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In-depth analysis of bat influenza viruses concludes they pose low risk to humans

In-depth analysis of bat influenza viruses concludes they pose low risk to humans

Zoonosis — transmission of infections from other vertebrates to humans — causes regular and sometimes serious disease outbreaks. Bats are a well-known vertebrate reservoir of viruses like rabies and Ebola Continue reading

Sense of invalidation uniquely risky for troubled teens

Sense of invalidation uniquely risky for troubled teens

Among the negative feelings that can plague a teen’s psyche is a perception of “invalidation,” or a lack of acceptance. Continue reading

Ebola genome browser now online to aid researchers’ response to crisis

Ebola genome browser now online to aid researchers’ response to crisis

The UC Santa Cruz Genomics Institute late Tuesday (Sept. 30) released a new Ebola genome browser to assist global efforts to develop a vaccine and antiserum to help stop the spread of the Ebola virus. The team led by University of California, Santa Cruz researcher Jim Kent worked around the clock for the past week, communicating with international partners to gather and present the most current data. Continue reading

DNA ‘bias’ may keep some diseases in circulation, biologists show

DNA ‘bias’ may keep some diseases in circulation, biologists show

It’s an early lesson in genetics: we get half our DNA from Mom, half from Dad. But that straightforward explanation does not account for a process that sometimes occurs when cells divide. Called gene conversion, the copy of a gene from Mom can replace the one from Dad, or vice versa, making the two copies identical. Continue reading

Dog’s epigenome gives clues to human cancer

Dog’s epigenome gives clues to human cancer

The bond between humans and dogs is strong and ancient. Continue reading

Decreased ability to identify odors can predict death: Olfactory dysfunction is a harbinger of mortality

Decreased ability to identify odors can predict death: Olfactory dysfunction is a harbinger of mortality

For older adults, being unable to identify scents is a strong predictor of death within five years, according to a study published October 1, 2014, in the journal PLOS ONE . Thirty-nine percent of study subjects who failed a simple smelling test died during that period, compared to 19 percent of those with moderate smell loss and just 10 percent of those with a healthy sense of smell. The hazards of smell loss were “strikingly robust,” the researchers note, above and beyond most chronic diseases. Continue reading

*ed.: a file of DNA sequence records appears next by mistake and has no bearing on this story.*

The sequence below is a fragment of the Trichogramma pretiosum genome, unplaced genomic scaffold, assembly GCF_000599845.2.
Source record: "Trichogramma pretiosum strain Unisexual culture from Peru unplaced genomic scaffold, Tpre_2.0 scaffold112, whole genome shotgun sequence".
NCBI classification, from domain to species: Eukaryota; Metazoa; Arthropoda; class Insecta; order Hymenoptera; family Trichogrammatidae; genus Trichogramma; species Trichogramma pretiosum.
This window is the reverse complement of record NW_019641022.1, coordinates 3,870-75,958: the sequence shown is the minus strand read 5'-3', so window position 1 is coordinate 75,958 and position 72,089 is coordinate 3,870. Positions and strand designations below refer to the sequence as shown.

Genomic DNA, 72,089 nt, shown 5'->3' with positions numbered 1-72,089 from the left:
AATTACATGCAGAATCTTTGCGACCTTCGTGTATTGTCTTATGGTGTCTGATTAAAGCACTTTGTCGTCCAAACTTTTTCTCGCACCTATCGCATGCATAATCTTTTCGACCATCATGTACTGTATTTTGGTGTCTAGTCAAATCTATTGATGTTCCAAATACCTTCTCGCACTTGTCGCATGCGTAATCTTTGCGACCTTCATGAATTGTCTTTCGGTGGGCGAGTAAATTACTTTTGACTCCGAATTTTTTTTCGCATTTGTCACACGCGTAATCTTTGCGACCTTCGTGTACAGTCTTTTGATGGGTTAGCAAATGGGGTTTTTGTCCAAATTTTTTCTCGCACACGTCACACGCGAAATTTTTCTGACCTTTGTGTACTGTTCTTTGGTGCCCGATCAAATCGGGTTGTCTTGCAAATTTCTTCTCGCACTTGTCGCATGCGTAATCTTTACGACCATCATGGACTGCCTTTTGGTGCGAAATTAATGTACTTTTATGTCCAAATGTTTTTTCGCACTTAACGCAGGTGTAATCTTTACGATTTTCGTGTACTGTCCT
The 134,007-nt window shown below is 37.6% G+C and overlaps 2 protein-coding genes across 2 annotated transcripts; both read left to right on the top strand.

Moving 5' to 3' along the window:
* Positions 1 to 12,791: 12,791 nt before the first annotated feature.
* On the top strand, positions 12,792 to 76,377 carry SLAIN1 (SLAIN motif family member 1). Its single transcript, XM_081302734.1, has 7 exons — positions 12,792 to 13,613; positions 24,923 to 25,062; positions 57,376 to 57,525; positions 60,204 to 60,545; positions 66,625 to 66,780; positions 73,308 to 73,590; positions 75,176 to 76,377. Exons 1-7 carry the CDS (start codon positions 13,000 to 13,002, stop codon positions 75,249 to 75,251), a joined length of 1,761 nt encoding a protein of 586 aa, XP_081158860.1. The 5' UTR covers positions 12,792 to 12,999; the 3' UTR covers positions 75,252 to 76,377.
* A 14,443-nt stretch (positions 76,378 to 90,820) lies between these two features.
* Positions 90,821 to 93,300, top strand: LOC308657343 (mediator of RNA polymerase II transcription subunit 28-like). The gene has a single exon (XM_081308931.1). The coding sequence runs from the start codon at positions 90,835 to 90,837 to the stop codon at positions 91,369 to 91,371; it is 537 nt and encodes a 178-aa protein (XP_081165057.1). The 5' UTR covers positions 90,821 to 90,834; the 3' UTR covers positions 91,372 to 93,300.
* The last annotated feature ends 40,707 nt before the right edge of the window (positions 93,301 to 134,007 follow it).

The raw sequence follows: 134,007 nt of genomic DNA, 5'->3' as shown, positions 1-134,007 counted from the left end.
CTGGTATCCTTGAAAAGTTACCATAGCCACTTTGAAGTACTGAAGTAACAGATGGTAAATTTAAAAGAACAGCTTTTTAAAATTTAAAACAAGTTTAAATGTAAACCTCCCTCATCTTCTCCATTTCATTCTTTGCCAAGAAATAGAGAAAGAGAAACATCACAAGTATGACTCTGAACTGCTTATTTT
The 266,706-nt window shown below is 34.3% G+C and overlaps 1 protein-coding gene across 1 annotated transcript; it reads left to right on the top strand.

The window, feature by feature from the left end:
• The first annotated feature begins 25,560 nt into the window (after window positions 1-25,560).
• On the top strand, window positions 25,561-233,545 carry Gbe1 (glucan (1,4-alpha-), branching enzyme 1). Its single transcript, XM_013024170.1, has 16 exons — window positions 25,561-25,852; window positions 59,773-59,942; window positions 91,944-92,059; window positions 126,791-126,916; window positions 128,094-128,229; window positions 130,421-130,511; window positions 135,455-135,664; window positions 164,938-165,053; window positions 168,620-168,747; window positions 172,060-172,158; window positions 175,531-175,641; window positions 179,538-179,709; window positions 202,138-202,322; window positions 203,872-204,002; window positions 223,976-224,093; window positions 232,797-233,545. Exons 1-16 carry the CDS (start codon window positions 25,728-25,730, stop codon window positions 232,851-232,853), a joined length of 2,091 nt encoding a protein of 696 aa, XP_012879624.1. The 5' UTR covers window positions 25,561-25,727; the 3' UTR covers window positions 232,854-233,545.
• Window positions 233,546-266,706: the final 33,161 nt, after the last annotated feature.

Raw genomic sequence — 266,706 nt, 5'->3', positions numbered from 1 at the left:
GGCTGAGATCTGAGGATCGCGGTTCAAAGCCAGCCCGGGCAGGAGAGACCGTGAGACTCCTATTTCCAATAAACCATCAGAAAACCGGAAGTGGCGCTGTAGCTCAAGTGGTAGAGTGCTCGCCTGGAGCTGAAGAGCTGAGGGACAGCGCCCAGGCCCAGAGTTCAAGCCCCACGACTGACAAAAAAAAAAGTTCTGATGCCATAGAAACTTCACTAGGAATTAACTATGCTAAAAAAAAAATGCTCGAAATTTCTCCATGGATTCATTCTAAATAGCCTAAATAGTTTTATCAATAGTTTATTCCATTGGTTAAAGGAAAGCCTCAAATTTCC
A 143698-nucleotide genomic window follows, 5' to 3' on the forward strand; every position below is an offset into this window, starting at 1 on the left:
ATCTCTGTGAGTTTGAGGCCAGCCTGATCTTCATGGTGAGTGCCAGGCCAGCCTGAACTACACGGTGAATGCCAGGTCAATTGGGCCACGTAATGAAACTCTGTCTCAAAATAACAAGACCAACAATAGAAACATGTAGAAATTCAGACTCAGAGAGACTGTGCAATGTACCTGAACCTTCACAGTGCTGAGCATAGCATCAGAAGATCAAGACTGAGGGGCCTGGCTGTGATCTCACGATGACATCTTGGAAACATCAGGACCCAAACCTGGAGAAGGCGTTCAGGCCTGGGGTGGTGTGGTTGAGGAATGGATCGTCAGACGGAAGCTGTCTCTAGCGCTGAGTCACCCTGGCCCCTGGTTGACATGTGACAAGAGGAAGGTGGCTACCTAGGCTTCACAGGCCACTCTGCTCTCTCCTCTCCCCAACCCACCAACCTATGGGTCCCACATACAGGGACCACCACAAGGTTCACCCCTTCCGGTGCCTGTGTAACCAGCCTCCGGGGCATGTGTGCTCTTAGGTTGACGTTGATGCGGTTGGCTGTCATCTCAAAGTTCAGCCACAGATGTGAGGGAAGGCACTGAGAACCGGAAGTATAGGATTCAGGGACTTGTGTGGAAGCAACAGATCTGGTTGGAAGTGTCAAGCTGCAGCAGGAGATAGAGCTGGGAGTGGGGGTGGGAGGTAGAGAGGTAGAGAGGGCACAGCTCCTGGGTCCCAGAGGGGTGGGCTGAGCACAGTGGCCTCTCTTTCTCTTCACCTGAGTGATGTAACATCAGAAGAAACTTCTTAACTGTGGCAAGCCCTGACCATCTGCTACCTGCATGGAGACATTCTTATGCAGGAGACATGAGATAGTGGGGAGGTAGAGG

Gut bacteria are protected by host during illness

Gut bacteria are protected by host during illness

To protect their gut microbes during illness, sick mice produce specialized sugars in the gut that feed their microbiota and maintain a healthy microbial balance. Continue reading

ZEB1: Oscar for leading role in fat storage

ZEB1: Oscar for leading role in fat storage

A team from EPFL, in collaboration with ETH Zurich, has managed to decode the process of adipogenesis by identifying the precise proteins that play the leading roles in fat absorption. Their findings have been published in the open-access scientific journal eLife Continue reading

Study uncovers important process for immune system development

Study uncovers important process for immune system development

Research by UC Irvine immunologists reveals new information about how our immune system functions, shedding light on a vital process that determines how the body’s ability to fight infection develops. In the online version of Nature Immunology , neurology professor Dr. Continue reading

Disease decoded: Gene mutation may lead to development of new cancer drugs

Disease decoded: Gene mutation may lead to development of new cancer drugs

The discovery of a gene mutation that causes a rare premature aging disease could lead to the development of drugs that block the rapid, unstoppable cell division that makes cancer so deadly. Scientists at the University of Michigan and the U-M Health System recently discovered a protein mutation that causes the devastating disease dyskeratosis congenita, in which precious hematopoietic stem cells can’t regenerate and make new blood Continue reading